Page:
Petite Sirah, name common in both North and South America, and first mentioned in California wine literature in the early 1880s, for a related group of black grape varieties. dna profiling techniques suggested in the late 1990s that the name had been applied in California vineyards to no fewer than four different vines: mainly durif, but also true syrah of the Rhône, peloursin (an obscure French vine which turned out to be Durif’s parent), and even pinot noir.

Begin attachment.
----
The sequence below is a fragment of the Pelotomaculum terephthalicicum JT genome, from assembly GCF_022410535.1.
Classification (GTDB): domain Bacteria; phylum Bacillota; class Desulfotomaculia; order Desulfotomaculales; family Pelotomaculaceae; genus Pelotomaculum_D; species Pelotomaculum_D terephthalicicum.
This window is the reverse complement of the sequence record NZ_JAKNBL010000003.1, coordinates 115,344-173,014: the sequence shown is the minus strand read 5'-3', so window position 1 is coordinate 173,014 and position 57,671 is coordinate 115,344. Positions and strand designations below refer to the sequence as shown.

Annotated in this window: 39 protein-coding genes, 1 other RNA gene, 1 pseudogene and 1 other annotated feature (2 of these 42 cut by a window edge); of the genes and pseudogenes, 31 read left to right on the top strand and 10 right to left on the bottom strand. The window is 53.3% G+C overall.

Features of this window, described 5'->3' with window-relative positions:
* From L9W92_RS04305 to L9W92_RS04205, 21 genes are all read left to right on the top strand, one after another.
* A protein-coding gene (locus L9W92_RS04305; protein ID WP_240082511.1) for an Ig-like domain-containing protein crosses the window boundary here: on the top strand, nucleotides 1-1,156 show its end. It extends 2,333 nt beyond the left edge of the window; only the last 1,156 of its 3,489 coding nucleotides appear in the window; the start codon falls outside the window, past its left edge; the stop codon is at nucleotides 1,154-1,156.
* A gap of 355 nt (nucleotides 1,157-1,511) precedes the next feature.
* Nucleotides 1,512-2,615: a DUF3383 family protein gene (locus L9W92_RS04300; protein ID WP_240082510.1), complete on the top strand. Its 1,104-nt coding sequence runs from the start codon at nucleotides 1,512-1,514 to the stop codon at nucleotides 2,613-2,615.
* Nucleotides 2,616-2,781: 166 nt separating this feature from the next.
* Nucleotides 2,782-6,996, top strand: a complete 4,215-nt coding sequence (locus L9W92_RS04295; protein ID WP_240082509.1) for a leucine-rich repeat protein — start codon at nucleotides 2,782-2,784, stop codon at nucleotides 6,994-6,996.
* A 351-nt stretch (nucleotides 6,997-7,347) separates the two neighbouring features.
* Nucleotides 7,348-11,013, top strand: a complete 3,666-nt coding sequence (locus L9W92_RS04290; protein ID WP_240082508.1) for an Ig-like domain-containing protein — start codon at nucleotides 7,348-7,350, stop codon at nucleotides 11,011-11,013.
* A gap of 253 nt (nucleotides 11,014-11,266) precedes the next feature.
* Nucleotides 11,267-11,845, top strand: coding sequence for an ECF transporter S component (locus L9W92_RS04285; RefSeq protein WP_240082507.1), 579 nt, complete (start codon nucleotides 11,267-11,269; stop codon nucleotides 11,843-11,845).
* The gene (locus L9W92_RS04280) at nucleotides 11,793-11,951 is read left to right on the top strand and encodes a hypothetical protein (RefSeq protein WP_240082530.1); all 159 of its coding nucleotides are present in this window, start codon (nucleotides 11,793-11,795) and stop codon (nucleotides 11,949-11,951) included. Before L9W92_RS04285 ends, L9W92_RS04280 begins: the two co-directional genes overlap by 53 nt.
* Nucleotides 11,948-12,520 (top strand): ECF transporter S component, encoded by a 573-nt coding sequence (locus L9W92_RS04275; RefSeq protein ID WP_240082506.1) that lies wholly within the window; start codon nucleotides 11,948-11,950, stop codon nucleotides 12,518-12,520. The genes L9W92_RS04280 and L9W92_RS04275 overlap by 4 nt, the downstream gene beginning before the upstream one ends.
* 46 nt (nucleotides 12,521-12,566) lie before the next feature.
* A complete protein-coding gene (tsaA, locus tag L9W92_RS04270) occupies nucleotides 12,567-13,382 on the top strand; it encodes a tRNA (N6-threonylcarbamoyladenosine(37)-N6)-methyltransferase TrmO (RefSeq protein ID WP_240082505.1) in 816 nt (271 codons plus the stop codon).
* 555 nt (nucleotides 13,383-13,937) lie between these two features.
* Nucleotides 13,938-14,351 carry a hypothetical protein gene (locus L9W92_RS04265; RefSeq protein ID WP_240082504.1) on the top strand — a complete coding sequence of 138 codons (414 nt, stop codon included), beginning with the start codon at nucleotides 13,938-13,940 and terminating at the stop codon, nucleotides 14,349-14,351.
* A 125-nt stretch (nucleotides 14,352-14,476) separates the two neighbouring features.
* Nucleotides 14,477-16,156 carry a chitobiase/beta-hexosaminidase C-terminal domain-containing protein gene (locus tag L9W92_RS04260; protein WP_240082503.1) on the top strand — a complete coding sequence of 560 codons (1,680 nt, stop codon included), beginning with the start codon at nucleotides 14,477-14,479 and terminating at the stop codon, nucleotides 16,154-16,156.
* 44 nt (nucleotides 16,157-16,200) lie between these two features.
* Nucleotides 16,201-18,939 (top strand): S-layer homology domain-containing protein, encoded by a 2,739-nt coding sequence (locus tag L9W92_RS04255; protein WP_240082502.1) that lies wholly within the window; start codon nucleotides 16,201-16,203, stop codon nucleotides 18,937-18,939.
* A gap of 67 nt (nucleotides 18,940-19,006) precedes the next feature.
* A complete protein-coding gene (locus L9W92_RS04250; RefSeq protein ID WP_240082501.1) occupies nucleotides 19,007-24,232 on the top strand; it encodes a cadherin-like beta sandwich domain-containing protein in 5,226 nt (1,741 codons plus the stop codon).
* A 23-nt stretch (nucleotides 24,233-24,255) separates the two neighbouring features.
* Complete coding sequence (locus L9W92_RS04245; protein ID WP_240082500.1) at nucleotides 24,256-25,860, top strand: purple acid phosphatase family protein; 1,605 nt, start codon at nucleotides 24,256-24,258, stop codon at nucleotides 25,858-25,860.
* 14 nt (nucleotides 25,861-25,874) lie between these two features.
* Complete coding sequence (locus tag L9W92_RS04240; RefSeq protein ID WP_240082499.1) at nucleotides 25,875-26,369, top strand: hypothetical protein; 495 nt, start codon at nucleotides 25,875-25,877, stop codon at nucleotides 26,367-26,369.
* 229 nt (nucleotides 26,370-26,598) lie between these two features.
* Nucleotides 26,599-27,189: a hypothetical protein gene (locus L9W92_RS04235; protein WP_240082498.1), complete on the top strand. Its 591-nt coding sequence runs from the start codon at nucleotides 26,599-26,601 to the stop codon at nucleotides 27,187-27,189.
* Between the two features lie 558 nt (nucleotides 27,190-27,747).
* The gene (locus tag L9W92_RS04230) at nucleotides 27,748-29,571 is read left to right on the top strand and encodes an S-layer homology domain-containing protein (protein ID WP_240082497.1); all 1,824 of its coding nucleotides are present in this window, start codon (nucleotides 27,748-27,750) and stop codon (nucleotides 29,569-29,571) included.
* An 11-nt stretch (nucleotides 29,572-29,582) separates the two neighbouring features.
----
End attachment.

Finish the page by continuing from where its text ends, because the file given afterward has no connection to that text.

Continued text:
Petite Sirah is relatively important in a wide range of warm wine regions, especially in both California and South America. In California, acreage declined until the mid 1990s but then began to climb again, reaching 4,400 acres/1,781 ha by 2003 and then almost doubling to more than 8,500 acres by 2012, mostly in the Italian-American enclaves of Sonoma, Paso Robles, Amador, Mendocino, and Napa. Accurate acreage assessment is difficult because so many of the old Italian vineyards were planted with a mixture of different varieties.